The special riot policemen, known as ZOMO, who have enforced martial law, were brought back into the city and barracked at several central Warsaw hotels. But no demonstrations developed during the day, and the police were kept mostly out of sight.
When the vote came to dissolve the first experiment in labor democracy in the Eastern bloc at 9 tonight, after nearly seven hours of droning speeches, there were only 10 votes against the Government's bill and 9 abstentions.
In the Parliament, whose 460 members include 262 representatives of the ruling Polish United Workers' Party and 113 representatives of its affiliated United Peasants' Party, the debate was less than heated.
''A new and brave proposal,'' said Jozef Barecki of the Workers' Party, one of 16 members who spoke on the bill. He added that it was ''a major step'' toward creating ''a trade union movement worthy of the contemporary needs of the working class.''
Waldemar Michna of the United Peasants' Party said the new law ''would play a historic role'' and called it ''a momentous act on the road to normalization.''
Two speakers, members of small, independent parties, criticized the bill. One of them, Janusz Zablocki, a member of the Christian Social Association, said: ''Solidarity, whether we like it or not, has became in the society a symbol for renewal. Honest conditions should be created for the renewal of Solidarity, and no attempt should be made for its liquidation.''
The passage of the bill should come as a relief to other Eastern bloc nations, particularly East Germany and Czechoslovakia as well as the Soviet Union, who, fearful the contagion would spread, have been putting pressure on the Polish authorities to stamp out the independent union movement.
Introducing the bill to Parliament, Wlodzimierz Berutowicz, a law professor and Chief Justice of the Supreme Court, said that it ''fulfilled the agreement made with the workers'' at Gdansk in August 1980 - although it was that very agreement that gave birth to Solidarity.
Professor Berutowicz went on at great length to imply that the bill had met with the approval of the International Labor Organization. Tonight in Geneva, however, the I.L.O. director general, Francis Blanchard, said his organization had asked the Parliament to delay approval of the bill until the unions to be abolished, including Solidarity, were consulted.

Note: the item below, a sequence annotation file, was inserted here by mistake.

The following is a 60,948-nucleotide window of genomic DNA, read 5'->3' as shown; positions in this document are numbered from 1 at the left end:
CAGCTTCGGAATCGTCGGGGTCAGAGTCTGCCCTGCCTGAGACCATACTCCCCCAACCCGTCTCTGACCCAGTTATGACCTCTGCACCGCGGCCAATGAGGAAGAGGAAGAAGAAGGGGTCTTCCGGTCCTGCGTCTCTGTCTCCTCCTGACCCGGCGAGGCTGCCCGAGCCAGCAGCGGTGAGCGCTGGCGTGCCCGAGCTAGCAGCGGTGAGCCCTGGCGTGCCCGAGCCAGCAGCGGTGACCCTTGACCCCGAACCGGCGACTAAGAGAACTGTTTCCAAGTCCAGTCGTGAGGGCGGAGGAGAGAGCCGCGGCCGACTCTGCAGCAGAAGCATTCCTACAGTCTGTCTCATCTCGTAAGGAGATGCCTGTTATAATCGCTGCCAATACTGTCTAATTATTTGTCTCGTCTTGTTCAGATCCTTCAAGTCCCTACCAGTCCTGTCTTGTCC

Professor Berutowicz, other Government officials and the official press insisted that the new unions would be valid instruments because the legislation says they are to be ''independent'' of the management and the Government and because they have the right to strike.
However, the unions are to be linked with the party apparatus - the real political power here - and the ability to call a strike is so severely regulated that, as a practical matter, it would be almost impossible.
Any disputes must go through a complex arbitration process, and a seven-day advance notice must be given before a strike can be called. The Parliament has the ability to declare any strike illegal.
Many segments of the work force, including workers in the state radio and television, hospitals, banks, as well as those involved in delivering food or maintaining oil pipelines are forbidden to strike.
The link with the party, which officials today characterized as a ''partnership,'' is specified in the legislation that says the unions must ''recognize the leading role of the Polish United Workers' Party in the building of Socialism as defined by the Constitution.''
The Solidarity movement was to a large extent a revolt against the entrenched and frequently corrupt party hierarchy. But today the Warsaw daily Zycie Warszawy said that ''partnership between the party and trade unions is the best guarantee for respect of their independence by the authorities and the administration.''